Cathy asks: what is innovation? Should we assume it’s good?
I was thinking of just this question the other morning. Charles Duhigg was on NPR talking about the air-freshener Febreze — more or less covering the same ground as pp.4-5 of his NYTMag article, or this blog post from the CEO of Innovative Disruption. Proctor and Gamble had a big problem with Febreze; it worked fine, but people weren’t buying it. P&G’s market research quickly identified the issue. People with smelly houses were fine with the way their houses smelled. Undaunted, the marketers zeroed in on those few consumers who actually liked the product, and found a new angle. They could sell the idea that your cleaning wasn’t done until you’d spritzed some Febreze around the house — even if your house already smelled fine. This was a huge success. People are always receptive to the message that what they’re doing isn’t good enough, and that everybody else is doing it a little better. Anxiety is a unit shifter.
On NPR, Duhigg said that this innovative strategy made $50 million in the first year. But in what sense did it really “make” $50 million? Shouldn’t we say it transferred $50 million from other people to Proctor and Gamble? To be tendentious, why wouldn’t you say the innovative disruption cost Americans $50 million?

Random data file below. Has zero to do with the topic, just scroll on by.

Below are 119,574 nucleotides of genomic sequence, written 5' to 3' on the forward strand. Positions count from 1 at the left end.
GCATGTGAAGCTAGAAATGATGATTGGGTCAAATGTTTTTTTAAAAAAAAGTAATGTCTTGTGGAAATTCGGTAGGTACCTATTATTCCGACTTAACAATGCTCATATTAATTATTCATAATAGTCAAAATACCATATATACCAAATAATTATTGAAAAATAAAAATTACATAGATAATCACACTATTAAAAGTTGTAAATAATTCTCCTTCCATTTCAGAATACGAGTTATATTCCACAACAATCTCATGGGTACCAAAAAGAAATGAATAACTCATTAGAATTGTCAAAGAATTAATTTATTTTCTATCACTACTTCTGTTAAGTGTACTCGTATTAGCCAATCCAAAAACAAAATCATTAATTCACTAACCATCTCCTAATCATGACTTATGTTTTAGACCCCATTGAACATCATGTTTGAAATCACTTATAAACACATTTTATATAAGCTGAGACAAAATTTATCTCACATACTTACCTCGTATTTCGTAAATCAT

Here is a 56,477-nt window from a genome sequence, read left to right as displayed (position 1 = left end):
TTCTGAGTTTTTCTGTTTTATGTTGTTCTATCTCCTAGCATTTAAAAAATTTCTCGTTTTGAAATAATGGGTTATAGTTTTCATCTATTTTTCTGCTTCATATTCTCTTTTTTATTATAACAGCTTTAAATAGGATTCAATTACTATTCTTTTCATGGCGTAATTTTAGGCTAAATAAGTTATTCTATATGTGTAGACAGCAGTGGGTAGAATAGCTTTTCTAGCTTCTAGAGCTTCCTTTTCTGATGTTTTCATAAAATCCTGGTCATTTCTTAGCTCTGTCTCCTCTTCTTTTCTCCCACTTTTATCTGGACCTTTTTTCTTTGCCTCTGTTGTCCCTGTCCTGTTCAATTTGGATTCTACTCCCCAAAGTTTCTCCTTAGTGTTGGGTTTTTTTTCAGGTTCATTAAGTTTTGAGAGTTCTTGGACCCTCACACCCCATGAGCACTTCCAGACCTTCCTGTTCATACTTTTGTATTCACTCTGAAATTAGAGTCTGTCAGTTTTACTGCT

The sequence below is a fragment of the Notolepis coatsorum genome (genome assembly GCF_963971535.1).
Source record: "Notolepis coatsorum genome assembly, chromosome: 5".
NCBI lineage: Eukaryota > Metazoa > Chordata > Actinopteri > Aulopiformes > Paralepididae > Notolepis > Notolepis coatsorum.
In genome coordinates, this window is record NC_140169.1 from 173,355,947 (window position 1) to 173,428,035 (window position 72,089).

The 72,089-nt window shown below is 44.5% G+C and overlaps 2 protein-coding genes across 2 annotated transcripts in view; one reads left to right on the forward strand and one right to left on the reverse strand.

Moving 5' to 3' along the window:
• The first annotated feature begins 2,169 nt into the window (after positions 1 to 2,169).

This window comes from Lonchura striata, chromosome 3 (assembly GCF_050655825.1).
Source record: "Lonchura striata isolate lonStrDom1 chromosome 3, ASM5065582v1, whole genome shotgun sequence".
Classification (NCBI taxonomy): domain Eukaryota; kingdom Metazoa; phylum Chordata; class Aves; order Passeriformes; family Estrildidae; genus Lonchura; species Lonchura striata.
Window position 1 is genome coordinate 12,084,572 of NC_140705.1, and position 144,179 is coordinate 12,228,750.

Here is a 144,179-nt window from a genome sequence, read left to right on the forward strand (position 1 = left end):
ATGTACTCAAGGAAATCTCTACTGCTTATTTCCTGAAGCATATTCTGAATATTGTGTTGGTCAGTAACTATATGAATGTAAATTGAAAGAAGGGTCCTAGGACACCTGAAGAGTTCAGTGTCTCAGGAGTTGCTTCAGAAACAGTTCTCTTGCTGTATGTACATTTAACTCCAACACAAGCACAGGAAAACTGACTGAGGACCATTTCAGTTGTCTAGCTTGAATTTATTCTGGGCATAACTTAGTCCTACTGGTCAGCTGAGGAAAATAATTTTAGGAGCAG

Here’s a truly innovative marketing strategy for Band-Aids; hire a bunch of unemployed people at minimum wage to run around town slashing people’s arms with penknives. Presto — an unmet demand for sidewalk Band-Aid kiosks!
That’s not how Proctor and Gamble would describe what they’re doing. They would say that people already wanted to lengthen their housecleaning routine; they just didn’t know they wanted that until P&G’s marketing team alerted them to the opportunity. If they didn’t really want Febreze, they wouldn’t keep buying Febreze!
This is not, to me, a convincing story about what people really want. Then again, I don’t really think Febreze is a pure exercise in arm-slashing. It’s a mix. The point is simply that its success can’t be judged purely by the amount of money it transferred to its originators.
(P.S. I contend that a company called Innovative Disruption is very unlikely to be either innovative or disruptive. Discuss.)
Update: Innovative Disruption blogger sticks up for marketing in the comments at some length — click through!